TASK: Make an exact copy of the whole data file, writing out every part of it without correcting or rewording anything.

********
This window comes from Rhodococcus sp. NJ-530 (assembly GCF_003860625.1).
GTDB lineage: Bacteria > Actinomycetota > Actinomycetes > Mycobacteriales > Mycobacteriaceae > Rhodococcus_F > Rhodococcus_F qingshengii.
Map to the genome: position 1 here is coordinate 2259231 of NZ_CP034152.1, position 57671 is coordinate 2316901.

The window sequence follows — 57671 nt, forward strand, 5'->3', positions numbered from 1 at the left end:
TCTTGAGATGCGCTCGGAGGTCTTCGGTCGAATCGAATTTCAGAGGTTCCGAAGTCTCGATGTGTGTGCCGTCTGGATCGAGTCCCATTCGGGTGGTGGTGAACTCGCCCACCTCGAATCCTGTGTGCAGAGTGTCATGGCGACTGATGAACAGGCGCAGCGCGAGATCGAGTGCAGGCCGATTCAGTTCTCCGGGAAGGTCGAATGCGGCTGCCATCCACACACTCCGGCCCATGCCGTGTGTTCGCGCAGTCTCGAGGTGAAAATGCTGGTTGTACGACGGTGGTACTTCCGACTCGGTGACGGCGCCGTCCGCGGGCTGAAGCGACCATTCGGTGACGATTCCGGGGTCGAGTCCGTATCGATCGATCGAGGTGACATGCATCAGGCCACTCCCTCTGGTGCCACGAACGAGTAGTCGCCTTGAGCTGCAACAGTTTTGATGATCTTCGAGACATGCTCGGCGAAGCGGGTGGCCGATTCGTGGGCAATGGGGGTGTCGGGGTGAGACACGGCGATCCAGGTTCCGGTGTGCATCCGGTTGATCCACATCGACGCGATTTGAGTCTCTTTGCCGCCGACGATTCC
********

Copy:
This window comes from Rhodococcus sp. NJ-530 (assembly GCF_003860625.1).
GTDB lineage: Bacteria > Actinomycetota > Actinomycetes > Mycobacteriales > Mycobacteriaceae > Rhodococcus_F > Rhodococcus_F qingshengii.
Map to the genome: position 1 here is coordinate 2259231 of NZ_CP034152.1, position 57671 is coordinate 2316901.

The window sequence follows — 57671 nt, forward strand, 5'->3', positions numbered from 1 at the left end:
TCTTGAGATGCGCTCGGAGGTCTTCGGTCGAATCGAATTTCAGAGGTTCCGAAGTCTCGATGTGTGTGCCGTCTGGATCGAGTCCCATTCGGGTGGTGGTGAACTCGCCCACCTCGAATCCTGTGTGCAGAGTGTCATGGCGACTGATGAACAGGCGCAGCGCGAGATCGAGTGCAGGCCGATTCAGTTCTCCGGGAAGGTCGAATGCGGCTGCCATCCACACACTCCGGCCCATGCCGTGTGTTCGCGCAGTCTCGAGGTGAAAATGCTGGTTGTACGACGGTGGTACTTCCGACTCGGTGACGGCGCCGTCCGCGGGCTGAAGCGACCATTCGGTGACGATTCCGGGGTCGAGTCCGTATCGATCGATCGAGGTGACATGCATCAGGCCACTCCCTCTGGTGCCACGAACGAGTAGTCGCCTTGAGCTGCAACAGTTTTGATGATCTTCGAGACATGCTCGGCGAAGCGGGTGGCCGATTCGTGGGCAATGGGGGTGTCGGGGTGAGACACGGCGATCCAGGTTCCGGTGTGCATCCGGTTGATCCACATCGACGCGATTTGAGTCTCTTTGCCGCCGACGATTCC